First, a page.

Definition of with a bump in English:

with a bump

phrase

  • Suddenly and shockingly.

    ‘the scandal brought them down to earth with a bump’
    • ‘Newly promoted Gimcrack came back down to earth with a bump with a 5-0 thrashing from visitors St John's College in division one of the York and District Sunday Afternoon league.’
    • ‘It brings me right back down to earth with a bump because my life now is so hectic.’
    • ‘One of the most respected analysts in his field, he has predicted that the housing market is due to come down to the ground with a bump and, more than once, he has been wrong.’
    • ‘Walton & Hersham won 6-1 at Chertsey last week, but they were brought down to earth with a bump by a 3-1 home defeat against Leatherhead on Saturday.’
    • ‘He may stay on in Italy for another couple of days, but the chances are that this afternoon Ivano Bonetti's honeymoon period will end with a bump.’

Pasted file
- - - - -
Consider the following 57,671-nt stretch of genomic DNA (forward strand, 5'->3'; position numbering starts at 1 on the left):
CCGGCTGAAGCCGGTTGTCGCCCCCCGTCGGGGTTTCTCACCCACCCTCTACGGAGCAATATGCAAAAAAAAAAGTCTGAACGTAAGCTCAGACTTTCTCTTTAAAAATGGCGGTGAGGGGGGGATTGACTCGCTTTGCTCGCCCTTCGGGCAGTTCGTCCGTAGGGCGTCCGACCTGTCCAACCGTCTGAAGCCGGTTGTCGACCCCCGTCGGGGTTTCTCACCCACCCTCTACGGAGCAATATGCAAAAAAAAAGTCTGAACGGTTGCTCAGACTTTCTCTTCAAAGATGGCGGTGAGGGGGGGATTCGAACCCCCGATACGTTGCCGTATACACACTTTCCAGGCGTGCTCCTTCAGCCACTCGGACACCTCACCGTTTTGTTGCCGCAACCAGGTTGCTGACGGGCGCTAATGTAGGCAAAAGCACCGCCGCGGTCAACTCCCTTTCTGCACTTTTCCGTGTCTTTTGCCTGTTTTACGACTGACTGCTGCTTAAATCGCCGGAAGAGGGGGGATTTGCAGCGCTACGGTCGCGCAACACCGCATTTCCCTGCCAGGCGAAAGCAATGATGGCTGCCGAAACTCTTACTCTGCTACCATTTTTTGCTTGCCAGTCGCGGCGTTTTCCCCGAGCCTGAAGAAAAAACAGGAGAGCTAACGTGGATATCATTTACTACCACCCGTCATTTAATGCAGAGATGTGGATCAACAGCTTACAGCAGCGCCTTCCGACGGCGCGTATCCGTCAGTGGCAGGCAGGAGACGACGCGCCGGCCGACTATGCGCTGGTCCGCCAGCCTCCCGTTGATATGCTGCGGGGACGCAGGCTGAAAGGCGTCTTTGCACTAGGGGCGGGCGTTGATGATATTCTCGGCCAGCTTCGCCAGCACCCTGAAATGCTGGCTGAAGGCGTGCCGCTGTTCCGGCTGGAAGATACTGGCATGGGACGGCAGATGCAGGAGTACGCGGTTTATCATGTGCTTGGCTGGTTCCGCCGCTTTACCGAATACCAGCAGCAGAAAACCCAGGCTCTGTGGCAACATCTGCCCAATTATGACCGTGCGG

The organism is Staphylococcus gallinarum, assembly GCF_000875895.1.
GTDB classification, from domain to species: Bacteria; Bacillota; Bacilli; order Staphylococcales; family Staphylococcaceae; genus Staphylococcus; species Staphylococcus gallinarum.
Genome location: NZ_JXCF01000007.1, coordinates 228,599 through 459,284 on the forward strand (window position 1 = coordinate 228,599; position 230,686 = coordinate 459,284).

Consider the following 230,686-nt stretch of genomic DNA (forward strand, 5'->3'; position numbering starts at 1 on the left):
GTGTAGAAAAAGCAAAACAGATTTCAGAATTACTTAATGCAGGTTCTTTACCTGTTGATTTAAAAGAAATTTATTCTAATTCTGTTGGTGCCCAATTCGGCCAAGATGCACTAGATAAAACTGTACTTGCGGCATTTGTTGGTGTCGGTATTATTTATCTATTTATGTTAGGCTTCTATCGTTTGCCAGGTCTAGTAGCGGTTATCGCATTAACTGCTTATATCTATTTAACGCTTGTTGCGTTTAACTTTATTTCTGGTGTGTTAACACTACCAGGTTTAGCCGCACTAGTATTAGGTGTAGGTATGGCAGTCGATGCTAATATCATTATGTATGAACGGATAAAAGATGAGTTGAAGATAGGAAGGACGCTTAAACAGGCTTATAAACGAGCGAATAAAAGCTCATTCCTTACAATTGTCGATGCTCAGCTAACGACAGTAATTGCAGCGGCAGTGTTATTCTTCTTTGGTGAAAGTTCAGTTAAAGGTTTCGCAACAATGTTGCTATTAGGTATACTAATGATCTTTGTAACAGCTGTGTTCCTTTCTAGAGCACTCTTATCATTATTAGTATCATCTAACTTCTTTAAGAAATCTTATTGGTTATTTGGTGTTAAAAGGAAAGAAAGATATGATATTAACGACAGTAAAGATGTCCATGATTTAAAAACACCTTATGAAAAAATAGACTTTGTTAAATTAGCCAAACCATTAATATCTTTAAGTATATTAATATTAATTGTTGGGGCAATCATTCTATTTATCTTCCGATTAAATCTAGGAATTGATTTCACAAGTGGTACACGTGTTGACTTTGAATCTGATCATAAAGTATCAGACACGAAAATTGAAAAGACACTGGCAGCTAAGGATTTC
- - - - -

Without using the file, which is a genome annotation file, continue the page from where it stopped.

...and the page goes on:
• ‘It's been the same for the past four years; over the nine summer weeks, I pass quickly through the Big Brother stages of boredom, rejection, revision, adulation and elation, only to come down to earth with a bump when it ends.’
    • ‘Top-flight newcomers Brasenose came down to earth with a bump, losing 32-8 to a well-drilled Keble side who dominated a bad-tempered game in the University Parks this Tuesday.’
    • ‘After a convincing start to the season last week, Leigh RU came down to earth with a bump, beaten 15-7 by newly promoted Bowdon.’
    • ‘Birmingham came down to earth with a bump after their derby victory over Aston Villa on Monday, losing 1-0 at Middlesbrough to a stunning Franck Queudrue free-kick.’
    • ‘Well the party had to stop some time, and England's high-flying cricketers have already been brought back to earth with a bump after their abject batting against the Patron's XI last week.’